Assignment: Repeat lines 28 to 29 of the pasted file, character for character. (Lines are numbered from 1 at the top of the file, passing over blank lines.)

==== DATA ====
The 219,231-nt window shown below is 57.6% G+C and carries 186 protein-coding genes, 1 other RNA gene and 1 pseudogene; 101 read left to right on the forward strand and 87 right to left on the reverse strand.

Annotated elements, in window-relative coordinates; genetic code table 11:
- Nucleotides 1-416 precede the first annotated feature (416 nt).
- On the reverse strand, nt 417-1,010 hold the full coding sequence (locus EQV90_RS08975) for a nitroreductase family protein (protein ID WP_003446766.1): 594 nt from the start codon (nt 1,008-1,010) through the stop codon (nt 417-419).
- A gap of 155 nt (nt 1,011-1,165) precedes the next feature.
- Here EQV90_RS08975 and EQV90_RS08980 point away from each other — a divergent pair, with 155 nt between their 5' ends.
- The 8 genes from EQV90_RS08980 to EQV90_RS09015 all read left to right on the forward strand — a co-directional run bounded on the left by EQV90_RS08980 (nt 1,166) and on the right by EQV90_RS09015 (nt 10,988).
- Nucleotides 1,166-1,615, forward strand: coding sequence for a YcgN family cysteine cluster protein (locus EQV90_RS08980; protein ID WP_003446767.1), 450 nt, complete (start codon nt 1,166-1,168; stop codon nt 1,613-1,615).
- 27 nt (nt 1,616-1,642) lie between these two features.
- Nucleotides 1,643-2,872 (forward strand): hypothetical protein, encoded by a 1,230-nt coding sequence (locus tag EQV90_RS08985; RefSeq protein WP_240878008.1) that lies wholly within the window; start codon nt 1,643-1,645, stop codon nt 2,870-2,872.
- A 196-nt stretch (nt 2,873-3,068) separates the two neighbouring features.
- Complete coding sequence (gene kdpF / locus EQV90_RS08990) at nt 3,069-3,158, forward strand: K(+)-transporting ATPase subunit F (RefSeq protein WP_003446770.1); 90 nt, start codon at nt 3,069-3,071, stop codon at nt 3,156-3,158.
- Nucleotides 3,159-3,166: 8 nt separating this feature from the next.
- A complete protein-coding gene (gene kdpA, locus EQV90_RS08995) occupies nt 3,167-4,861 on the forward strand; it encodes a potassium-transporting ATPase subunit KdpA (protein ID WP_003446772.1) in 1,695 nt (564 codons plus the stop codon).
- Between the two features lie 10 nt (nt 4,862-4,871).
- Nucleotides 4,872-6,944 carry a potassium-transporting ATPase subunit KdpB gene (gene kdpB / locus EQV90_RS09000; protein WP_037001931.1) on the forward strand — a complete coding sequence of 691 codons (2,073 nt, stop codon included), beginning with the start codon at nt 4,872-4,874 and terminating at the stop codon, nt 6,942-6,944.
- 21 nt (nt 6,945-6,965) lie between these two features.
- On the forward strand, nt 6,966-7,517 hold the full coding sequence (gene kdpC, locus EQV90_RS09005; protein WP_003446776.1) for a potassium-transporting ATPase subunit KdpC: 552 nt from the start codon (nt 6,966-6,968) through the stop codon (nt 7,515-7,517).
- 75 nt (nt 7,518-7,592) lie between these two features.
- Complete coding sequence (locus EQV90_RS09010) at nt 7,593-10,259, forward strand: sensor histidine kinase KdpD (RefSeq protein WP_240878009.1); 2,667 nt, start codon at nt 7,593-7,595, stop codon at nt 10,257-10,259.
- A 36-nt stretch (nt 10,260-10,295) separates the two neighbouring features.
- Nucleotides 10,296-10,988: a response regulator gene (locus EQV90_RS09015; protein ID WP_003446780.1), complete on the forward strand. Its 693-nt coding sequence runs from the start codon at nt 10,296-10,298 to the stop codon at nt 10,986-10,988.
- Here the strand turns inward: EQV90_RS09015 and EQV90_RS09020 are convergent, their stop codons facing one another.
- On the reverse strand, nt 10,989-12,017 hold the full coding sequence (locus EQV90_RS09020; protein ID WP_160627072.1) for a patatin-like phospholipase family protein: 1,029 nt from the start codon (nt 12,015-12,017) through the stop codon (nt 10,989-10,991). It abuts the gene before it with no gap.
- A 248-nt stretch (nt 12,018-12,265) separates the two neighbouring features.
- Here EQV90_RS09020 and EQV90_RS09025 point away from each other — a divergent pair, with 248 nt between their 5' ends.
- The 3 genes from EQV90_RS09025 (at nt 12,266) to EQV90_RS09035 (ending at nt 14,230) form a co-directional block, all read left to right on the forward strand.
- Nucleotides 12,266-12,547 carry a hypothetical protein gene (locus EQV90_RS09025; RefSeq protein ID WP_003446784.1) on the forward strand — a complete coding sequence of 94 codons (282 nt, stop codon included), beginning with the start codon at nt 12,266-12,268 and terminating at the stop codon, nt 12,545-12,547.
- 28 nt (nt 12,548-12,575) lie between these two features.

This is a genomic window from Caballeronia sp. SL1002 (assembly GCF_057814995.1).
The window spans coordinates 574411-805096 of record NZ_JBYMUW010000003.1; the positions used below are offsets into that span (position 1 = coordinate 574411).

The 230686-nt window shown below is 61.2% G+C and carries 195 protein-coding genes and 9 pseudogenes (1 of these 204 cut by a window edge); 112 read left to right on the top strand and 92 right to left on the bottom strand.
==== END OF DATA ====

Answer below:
- Nucleotides 12,266-12,547 carry a hypothetical protein gene (locus EQV90_RS09025; RefSeq protein ID WP_003446784.1) on the forward strand — a complete coding sequence of 94 codons (282 nt, stop codon included), beginning with the start codon at nt 12,266-12,268 and terminating at the stop codon, nt 12,545-12,547.
- 28 nt (nt 12,548-12,575) lie between these two features.